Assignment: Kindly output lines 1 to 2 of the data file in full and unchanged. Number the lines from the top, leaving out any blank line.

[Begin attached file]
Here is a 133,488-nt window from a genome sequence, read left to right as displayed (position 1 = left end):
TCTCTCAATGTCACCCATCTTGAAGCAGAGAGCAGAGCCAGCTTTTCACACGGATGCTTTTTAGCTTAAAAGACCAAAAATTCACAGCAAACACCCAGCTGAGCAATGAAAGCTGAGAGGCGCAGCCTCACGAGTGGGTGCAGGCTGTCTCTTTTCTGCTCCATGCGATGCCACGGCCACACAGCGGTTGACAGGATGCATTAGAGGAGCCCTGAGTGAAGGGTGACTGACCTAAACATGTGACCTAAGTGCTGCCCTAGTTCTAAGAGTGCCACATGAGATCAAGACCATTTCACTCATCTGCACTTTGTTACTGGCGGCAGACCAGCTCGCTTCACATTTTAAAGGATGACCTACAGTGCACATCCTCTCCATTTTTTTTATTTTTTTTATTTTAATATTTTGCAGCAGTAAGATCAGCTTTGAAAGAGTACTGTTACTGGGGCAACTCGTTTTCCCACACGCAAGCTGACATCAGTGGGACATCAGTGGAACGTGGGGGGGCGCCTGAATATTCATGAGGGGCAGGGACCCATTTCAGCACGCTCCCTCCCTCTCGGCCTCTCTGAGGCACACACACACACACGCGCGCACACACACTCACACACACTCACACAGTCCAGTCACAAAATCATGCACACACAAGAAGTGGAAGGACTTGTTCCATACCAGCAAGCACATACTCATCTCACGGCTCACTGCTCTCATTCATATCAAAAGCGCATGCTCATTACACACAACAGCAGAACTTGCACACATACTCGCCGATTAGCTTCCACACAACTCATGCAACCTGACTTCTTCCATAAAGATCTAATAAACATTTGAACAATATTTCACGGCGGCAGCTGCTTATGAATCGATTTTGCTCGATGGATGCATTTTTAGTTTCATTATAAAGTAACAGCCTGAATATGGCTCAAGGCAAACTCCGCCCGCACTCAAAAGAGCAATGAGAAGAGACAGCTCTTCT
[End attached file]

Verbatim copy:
Here is a 133,488-nt window from a genome sequence, read left to right as displayed (position 1 = left end):
TCTCTCAATGTCACCCATCTTGAAGCAGAGAGCAGAGCCAGCTTTTCACACGGATGCTTTTTAGCTTAAAAGACCAAAAATTCACAGCAAACACCCAGCTGAGCAATGAAAGCTGAGAGGCGCAGCCTCACGAGTGGGTGCAGGCTGTCTCTTTTCTGCTCCATGCGATGCCACGGCCACACAGCGGTTGACAGGATGCATTAGAGGAGCCCTGAGTGAAGGGTGACTGACCTAAACATGTGACCTAAGTGCTGCCCTAGTTCTAAGAGTGCCACATGAGATCAAGACCATTTCACTCATCTGCACTTTGTTACTGGCGGCAGACCAGCTCGCTTCACATTTTAAAGGATGACCTACAGTGCACATCCTCTCCATTTTTTTTATTTTTTTTATTTTAATATTTTGCAGCAGTAAGATCAGCTTTGAAAGAGTACTGTTACTGGGGCAACTCGTTTTCCCACACGCAAGCTGACATCAGTGGGACATCAGTGGAACGTGGGGGGGCGCCTGAATATTCATGAGGGGCAGGGACCCATTTCAGCACGCTCCCTCCCTCTCGGCCTCTCTGAGGCACACACACACACACGCGCGCACACACACTCACACACACTCACACAGTCCAGTCACAAAATCATGCACACACAAGAAGTGGAAGGACTTGTTCCATACCAGCAAGCACATACTCATCTCACGGCTCACTGCTCTCATTCATATCAAAAGCGCATGCTCATTACACACAACAGCAGAACTTGCACACATACTCGCCGATTAGCTTCCACACAACTCATGCAACCTGACTTCTTCCATAAAGATCTAATAAACATTTGAACAATATTTCACGGCGGCAGCTGCTTATGAATCGATTTTGCTCGATGGATGCATTTTTAGTTTCATTATAAAGTAACAGCCTGAATATGGCTCAAGGCAAACTCCGCCCGCACTCAAAAGAGCAATGAGAAGAGACAGCTCTTCT